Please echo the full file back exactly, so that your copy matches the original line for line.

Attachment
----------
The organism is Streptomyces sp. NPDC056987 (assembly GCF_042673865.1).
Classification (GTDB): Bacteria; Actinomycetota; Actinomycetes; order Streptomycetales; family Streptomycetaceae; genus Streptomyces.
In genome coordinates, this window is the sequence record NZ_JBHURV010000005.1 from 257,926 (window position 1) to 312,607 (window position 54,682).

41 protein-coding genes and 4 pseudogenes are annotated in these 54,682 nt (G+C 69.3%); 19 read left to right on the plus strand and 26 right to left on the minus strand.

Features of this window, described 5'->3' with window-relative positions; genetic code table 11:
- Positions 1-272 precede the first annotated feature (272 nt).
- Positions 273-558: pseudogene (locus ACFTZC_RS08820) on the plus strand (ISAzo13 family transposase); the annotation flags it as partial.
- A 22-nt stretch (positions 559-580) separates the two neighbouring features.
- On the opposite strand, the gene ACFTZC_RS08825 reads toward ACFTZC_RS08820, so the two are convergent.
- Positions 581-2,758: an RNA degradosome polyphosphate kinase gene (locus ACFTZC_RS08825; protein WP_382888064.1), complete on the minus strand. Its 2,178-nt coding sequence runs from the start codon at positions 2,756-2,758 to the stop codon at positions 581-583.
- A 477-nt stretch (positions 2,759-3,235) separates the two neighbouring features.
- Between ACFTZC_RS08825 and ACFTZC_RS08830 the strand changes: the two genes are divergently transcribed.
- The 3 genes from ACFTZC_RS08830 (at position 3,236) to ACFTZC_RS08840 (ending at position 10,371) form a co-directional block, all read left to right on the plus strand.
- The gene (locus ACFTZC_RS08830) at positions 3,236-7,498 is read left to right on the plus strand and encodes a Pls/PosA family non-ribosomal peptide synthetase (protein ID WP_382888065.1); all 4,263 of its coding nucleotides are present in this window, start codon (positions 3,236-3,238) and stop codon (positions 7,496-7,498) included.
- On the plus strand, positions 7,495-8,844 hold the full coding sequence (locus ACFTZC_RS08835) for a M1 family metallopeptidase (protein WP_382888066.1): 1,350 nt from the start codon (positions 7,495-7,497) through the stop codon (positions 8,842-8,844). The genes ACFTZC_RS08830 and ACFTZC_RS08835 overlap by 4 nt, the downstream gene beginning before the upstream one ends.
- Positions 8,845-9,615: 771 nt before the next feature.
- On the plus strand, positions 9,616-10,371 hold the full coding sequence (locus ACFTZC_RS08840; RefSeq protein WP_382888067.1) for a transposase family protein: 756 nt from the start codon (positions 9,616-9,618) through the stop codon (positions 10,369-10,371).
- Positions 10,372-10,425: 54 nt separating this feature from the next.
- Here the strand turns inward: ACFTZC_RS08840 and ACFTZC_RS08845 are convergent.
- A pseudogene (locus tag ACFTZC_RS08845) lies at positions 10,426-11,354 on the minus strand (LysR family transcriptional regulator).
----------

The organism is Streptomyces sp. NPDC056987 (assembly GCF_042673865.1).
Classification (GTDB): Bacteria; Actinomycetota; Actinomycetes; order Streptomycetales; family Streptomycetaceae; genus Streptomyces.
In genome coordinates, this window is the sequence record NZ_JBHURV010000005.1 from 257,926 (window position 1) to 312,607 (window position 54,682).

41 protein-coding genes and 4 pseudogenes are annotated in these 54,682 nt (G+C 69.3%); 19 read left to right on the plus strand and 26 right to left on the minus strand.

Features of this window, described 5'->3' with window-relative positions; genetic code table 11:
- Positions 1-272 precede the first annotated feature (272 nt).
- Positions 273-558: pseudogene (locus ACFTZC_RS08820) on the plus strand (ISAzo13 family transposase); the annotation flags it as partial.
- A 22-nt stretch (positions 559-580) separates the two neighbouring features.
- On the opposite strand, the gene ACFTZC_RS08825 reads toward ACFTZC_RS08820, so the two are convergent.
- Positions 581-2,758: an RNA degradosome polyphosphate kinase gene (locus ACFTZC_RS08825; protein WP_382888064.1), complete on the minus strand. Its 2,178-nt coding sequence runs from the start codon at positions 2,756-2,758 to the stop codon at positions 581-583.
- A 477-nt stretch (positions 2,759-3,235) separates the two neighbouring features.
- Between ACFTZC_RS08825 and ACFTZC_RS08830 the strand changes: the two genes are divergently transcribed.
- The 3 genes from ACFTZC_RS08830 (at position 3,236) to ACFTZC_RS08840 (ending at position 10,371) form a co-directional block, all read left to right on the plus strand.
- The gene (locus ACFTZC_RS08830) at positions 3,236-7,498 is read left to right on the plus strand and encodes a Pls/PosA family non-ribosomal peptide synthetase (protein ID WP_382888065.1); all 4,263 of its coding nucleotides are present in this window, start codon (positions 3,236-3,238) and stop codon (positions 7,496-7,498) included.
- On the plus strand, positions 7,495-8,844 hold the full coding sequence (locus ACFTZC_RS08835) for a M1 family metallopeptidase (protein WP_382888066.1): 1,350 nt from the start codon (positions 7,495-7,497) through the stop codon (positions 8,842-8,844). The genes ACFTZC_RS08830 and ACFTZC_RS08835 overlap by 4 nt, the downstream gene beginning before the upstream one ends.
- Positions 8,845-9,615: 771 nt before the next feature.
- On the plus strand, positions 9,616-10,371 hold the full coding sequence (locus ACFTZC_RS08840; RefSeq protein WP_382888067.1) for a transposase family protein: 756 nt from the start codon (positions 9,616-9,618) through the stop codon (positions 10,369-10,371).
- Positions 10,372-10,425: 54 nt separating this feature from the next.
- Here the strand turns inward: ACFTZC_RS08840 and ACFTZC_RS08845 are convergent.
- A pseudogene (locus tag ACFTZC_RS08845) lies at positions 10,426-11,354 on the minus strand (LysR family transcriptional regulator).